The assessment of the shoulder joint is essential for the diagnosis and formulation of an appropriate management for patients with shoulder disorders. The assessment usually starts with obtaining a detailed history about patient’s demographics, medical history, and the onset of the condition symptoms, followed by inspection and palpation. The assessor inspects shoulders for symmetry and deformity and palpates joints for any tenderness, swelling, or anatomic abnormalities. It is also essential to examine neck area to rule out cervical spine pathology and referred neck pain [31,32].

One of the next steps in diagnosing shoulder pathology is to measure shoulder active and passive ROM including forward flexion, abduction, external and internal rotation. The assessment of shoulder ROM can be performed by visual estimation or by using goniometer. Goniometric measurements are extensively used in physical therapy for measuring any joint motion in degrees. Measuring shoulder joint active and passive ROM can provide useful information in differentiating some shoulder disorders such as AC and RC tendinopathy. For example, AC is reported to be associated with limitation in both active and passive ROM, while RC tendinopathy is usually associated with limitations in only active ROM [31].

There are a number of special and strength tests with high clinical values that are often used to diagnose shoulder pathology. However, one test is not interpreted in isolation but is clustered with additional clinical findings when establishing a clear diagnosis for shoulder problems. Examples of these tests include Hawkins’ test and Neer’s sign to help in diagnosing shoulder impingement syndromes; Drop-arm test, Lift-off test and Empty Can test are strength tests that indicate a defect in the RC; Apprehension and Relocation tests to diagnose anterior shoulder instability; and Yergason’s test and Speed’s maneuver to assist in the diagnosis of biceps tendon instability or tendonitis [31,32].

Several self- and examiner-reported outcome measures tools have been validated to assist in the examination of shoulder pain and function. These measures include the Visual Analogue Scale (VAS) for pain assessment, and measures of shoulder function and disability such as the Shoulder Pain and Disability Index (SPADI), Constant Shoulder Score (CSS), American Shoulder and Elbow Surgeons (ASES), Disabilities of the Arm, Shoulder, and Hand (DASH; Quick DASH), and Simple Shoulder Test (SST) questionnaires. All of these questionnaires have been shown to be valid and reliable for the assessment of shoulder function in various clinical situations [33].

Lastly, there are several imaging tests to confirm the diagnosis of shoulder joint pathology including plain x-ray to diagnose bone abnormalities such as osteoarthritis, ultrasound which may be used to diagnose rotator cuff tears, and magnetic resonance imaging (MRI) and computerized tomography scan (CT), which are used to diagnose soft tissue abnormalities [32].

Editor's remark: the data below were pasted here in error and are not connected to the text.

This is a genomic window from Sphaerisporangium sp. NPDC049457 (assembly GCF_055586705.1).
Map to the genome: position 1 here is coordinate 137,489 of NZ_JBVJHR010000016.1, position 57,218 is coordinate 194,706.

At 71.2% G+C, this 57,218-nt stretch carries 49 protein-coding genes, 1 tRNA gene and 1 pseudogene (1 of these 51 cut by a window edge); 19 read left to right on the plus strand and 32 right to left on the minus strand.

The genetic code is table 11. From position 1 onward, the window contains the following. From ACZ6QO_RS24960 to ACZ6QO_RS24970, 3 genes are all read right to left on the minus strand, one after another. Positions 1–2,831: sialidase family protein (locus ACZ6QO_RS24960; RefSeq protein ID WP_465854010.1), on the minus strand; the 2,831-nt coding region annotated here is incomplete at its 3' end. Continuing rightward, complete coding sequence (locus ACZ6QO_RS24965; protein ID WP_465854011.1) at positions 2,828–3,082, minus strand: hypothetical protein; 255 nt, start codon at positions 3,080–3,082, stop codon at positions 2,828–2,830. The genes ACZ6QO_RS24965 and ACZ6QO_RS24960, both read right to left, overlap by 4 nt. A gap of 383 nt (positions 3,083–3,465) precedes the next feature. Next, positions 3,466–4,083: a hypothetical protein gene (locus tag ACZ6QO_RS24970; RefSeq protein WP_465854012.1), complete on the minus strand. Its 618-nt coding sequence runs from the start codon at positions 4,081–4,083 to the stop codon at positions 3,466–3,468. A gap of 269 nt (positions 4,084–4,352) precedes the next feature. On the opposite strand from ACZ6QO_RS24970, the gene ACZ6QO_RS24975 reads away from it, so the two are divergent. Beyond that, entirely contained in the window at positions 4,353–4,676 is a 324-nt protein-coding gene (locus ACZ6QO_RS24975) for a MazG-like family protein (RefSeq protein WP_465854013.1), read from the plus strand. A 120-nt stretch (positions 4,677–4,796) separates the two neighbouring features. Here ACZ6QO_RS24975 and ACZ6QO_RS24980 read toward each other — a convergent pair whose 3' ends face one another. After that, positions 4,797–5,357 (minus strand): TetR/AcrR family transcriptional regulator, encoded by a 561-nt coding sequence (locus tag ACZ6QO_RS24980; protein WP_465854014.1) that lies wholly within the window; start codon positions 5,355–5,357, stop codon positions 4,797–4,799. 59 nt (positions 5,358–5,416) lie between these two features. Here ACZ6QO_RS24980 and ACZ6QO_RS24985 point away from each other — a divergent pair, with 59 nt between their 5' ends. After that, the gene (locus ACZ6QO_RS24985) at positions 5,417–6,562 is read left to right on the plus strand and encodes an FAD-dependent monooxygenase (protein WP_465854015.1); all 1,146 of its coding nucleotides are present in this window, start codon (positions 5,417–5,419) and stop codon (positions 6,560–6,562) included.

Management of Shoulder Disorders

As mentioned earlier, obtaining a complete patient history and performing a thorough physical examination are essential in determining proper means of treatment for different shoulder disorders. Several studies have examined the effectiveness of surgical and nonsurgical treatment interventions for managing shoulder disorders such as AC, RC tendinopathy, arthritis, and shoulder instability. The non-surgical interventions may include physiotherapeutic interventions, pain-control medications, and steroid injection. Examples of surgical approaches include shoulder arthroscopy and shoulder arthroplasty.

Non-surgical interventions

The most common shoulder disorders that might be treated by non-surgical interventions are AC, RC tendinopathy, mild to moderate shoulder OA, and shoulder instability. It is generally recommended to start with a non-surgical treatment for managing these disorders when pain and functional limitation are modest. Surgical interventions may be considered for severely limited conditions [33,34].

Physical therapy interventions have been shown to benefit patients with different shoulder conditions. For example, active ROM exercises, self-stretching and joint mobilization techniques have been reported by several systematic reviews to reduce pain and restore shoulder ROM and function in patients with AC [35-38]. Further, gentle ROM and isometric strengthening of the rotator cuff and scapulothoracic muscles are effective in reducing pain and improving shoulder ROM in patients with mild to moderate shoulder OA with no evidence of atrophy or contracture [6].

Physical therapy programs that emphasize progressive strengthening of the rotator cuff, deltoid, and scapulothoracic muscles combined with functional exercises that require coordination among multiple muscle groups have been commonly recommended for treating patients with shoulder instability. These exercises are reported to control glenohumeral joint translation, improve shoulder joint stability, and reduce anterior glenohumeral ligamentous strain especially during arm elevation [39]. In contrast, shoulder immobilization followed by ROM and stability exercises for the treatment of post-traumatic shoulder instability is only supported by weak evidence (on a Critical Appraisal Form) [34].

The effectiveness of exercise therapy for the treatment of RC tendinopathy/impingement has been investigated in several systematic reviews [40-43]. Data from these reviews strongly suggest that therapeutic exercises combined with manual therapy produce statistically and clinically significant reductions in pain and improvement in shoulder ROM. In addition, exercise therapy may be effective at improving shoulder function. This effect may be augmented with acromioplasty and joint mobilization techniques [40-43]. However, a moderate-quality evidence (on GRADE scale) indicates that subacromial decompression provides no improvement in shoulder pain and function for the treatment of RC tendinopathy [44].